Before the Indian government began having difficulties acquiring immovable properties for the public good, the right to property was a fundamental right. As a result, it lost its status as a basic right in 1978 but continued to be a human right. This means that no one's property can be taken without legal permission and that if private real estate is taken, no right to compensation will be guaranteed.
The Right to Property, which grants Indian residents the unrestricted ability to acquire, sell, and hold family holdings, was enshrined in the Indian Constitution. This right eventually lost its status as a basic one. In this article, let’s look at why and how this Article's legal standing shifted from being fundamental to a human right.
What is the Right to Property article?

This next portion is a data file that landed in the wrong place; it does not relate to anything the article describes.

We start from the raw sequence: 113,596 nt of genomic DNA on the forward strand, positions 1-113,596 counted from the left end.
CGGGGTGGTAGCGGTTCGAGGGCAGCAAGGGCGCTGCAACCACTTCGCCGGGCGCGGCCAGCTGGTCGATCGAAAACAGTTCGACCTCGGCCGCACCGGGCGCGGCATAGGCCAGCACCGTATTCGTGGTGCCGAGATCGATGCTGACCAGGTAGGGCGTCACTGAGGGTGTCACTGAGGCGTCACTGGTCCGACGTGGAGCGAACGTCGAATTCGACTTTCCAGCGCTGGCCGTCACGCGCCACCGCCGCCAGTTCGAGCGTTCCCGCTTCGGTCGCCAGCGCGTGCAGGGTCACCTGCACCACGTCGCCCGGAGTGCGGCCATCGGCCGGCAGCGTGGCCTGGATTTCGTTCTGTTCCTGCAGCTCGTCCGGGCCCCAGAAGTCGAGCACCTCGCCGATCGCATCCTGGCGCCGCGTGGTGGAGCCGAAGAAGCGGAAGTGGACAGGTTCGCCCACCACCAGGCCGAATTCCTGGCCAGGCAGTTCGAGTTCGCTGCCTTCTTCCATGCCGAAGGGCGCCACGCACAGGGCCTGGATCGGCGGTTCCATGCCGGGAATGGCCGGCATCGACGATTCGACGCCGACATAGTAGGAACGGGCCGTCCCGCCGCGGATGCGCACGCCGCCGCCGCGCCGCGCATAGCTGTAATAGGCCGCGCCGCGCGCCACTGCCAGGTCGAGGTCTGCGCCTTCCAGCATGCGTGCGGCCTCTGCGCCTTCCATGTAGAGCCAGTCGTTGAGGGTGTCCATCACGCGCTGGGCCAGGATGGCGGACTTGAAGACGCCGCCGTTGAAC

A citizen's complete authority over immovable property ownership was a fundamental right. However, this right ceased to be a fundamental one but remained a constitutional and human right once Article 300-A was added to the Indian Constitution in 1978.
The right to property is guaranteed by Article 300-A of the Indian Constitution, which declares that nobody, other than the state (government), has the power to take away someone's immovable property. Despite having the authority to buy private property, the government must have a good reason and act in the public interest. For an instance, private properties are purchased in exchange for a fair price to build public facilities.
Is the Right to Property a fundamental right?
Fundamental rights imply the fundamental freedoms that citizens of a nation are entitled to under its constitution. Human rights, on the other hand, are universal rights that apply to all people, regardless of their citizenship, religion, caste, faith, color, sex, or language, among other things.